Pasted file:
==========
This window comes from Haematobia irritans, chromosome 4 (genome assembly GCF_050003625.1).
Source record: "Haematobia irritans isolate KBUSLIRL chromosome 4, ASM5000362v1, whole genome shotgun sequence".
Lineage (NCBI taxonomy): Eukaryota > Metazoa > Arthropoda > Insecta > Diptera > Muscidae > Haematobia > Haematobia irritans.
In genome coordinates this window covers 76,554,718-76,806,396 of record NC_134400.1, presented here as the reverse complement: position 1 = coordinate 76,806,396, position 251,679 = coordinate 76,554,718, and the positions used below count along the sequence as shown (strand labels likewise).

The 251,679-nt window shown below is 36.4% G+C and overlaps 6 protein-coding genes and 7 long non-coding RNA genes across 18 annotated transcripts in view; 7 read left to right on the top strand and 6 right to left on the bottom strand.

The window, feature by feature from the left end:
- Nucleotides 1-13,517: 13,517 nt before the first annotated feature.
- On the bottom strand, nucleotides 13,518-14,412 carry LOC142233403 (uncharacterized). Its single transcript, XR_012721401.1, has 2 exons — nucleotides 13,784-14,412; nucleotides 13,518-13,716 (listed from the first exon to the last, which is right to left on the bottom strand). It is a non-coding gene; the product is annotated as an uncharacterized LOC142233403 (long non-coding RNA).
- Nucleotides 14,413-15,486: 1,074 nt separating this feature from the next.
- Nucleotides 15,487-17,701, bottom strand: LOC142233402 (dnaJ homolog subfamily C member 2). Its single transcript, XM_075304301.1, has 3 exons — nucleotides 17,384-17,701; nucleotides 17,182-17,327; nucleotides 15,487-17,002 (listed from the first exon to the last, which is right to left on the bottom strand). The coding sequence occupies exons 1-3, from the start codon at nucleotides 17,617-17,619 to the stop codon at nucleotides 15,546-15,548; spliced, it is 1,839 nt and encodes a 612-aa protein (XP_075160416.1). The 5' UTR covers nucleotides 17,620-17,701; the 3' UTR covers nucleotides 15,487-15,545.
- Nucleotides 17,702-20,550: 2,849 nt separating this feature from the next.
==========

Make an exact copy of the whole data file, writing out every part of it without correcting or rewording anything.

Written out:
This window comes from Haematobia irritans, chromosome 4 (genome assembly GCF_050003625.1).
Source record: "Haematobia irritans isolate KBUSLIRL chromosome 4, ASM5000362v1, whole genome shotgun sequence".
Lineage (NCBI taxonomy): Eukaryota > Metazoa > Arthropoda > Insecta > Diptera > Muscidae > Haematobia > Haematobia irritans.
In genome coordinates this window covers 76,554,718-76,806,396 of record NC_134400.1, presented here as the reverse complement: position 1 = coordinate 76,806,396, position 251,679 = coordinate 76,554,718, and the positions used below count along the sequence as shown (strand labels likewise).

The 251,679-nt window shown below is 36.4% G+C and overlaps 6 protein-coding genes and 7 long non-coding RNA genes across 18 annotated transcripts in view; 7 read left to right on the top strand and 6 right to left on the bottom strand.

The window, feature by feature from the left end:
- Nucleotides 1-13,517: 13,517 nt before the first annotated feature.
- On the bottom strand, nucleotides 13,518-14,412 carry LOC142233403 (uncharacterized). Its single transcript, XR_012721401.1, has 2 exons — nucleotides 13,784-14,412; nucleotides 13,518-13,716 (listed from the first exon to the last, which is right to left on the bottom strand). It is a non-coding gene; the product is annotated as an uncharacterized LOC142233403 (long non-coding RNA).
- Nucleotides 14,413-15,486: 1,074 nt separating this feature from the next.
- Nucleotides 15,487-17,701, bottom strand: LOC142233402 (dnaJ homolog subfamily C member 2). Its single transcript, XM_075304301.1, has 3 exons — nucleotides 17,384-17,701; nucleotides 17,182-17,327; nucleotides 15,487-17,002 (listed from the first exon to the last, which is right to left on the bottom strand). The coding sequence occupies exons 1-3, from the start codon at nucleotides 17,617-17,619 to the stop codon at nucleotides 15,546-15,548; spliced, it is 1,839 nt and encodes a 612-aa protein (XP_075160416.1). The 5' UTR covers nucleotides 17,620-17,701; the 3' UTR covers nucleotides 15,487-15,545.
- Nucleotides 17,702-20,550: 2,849 nt separating this feature from the next.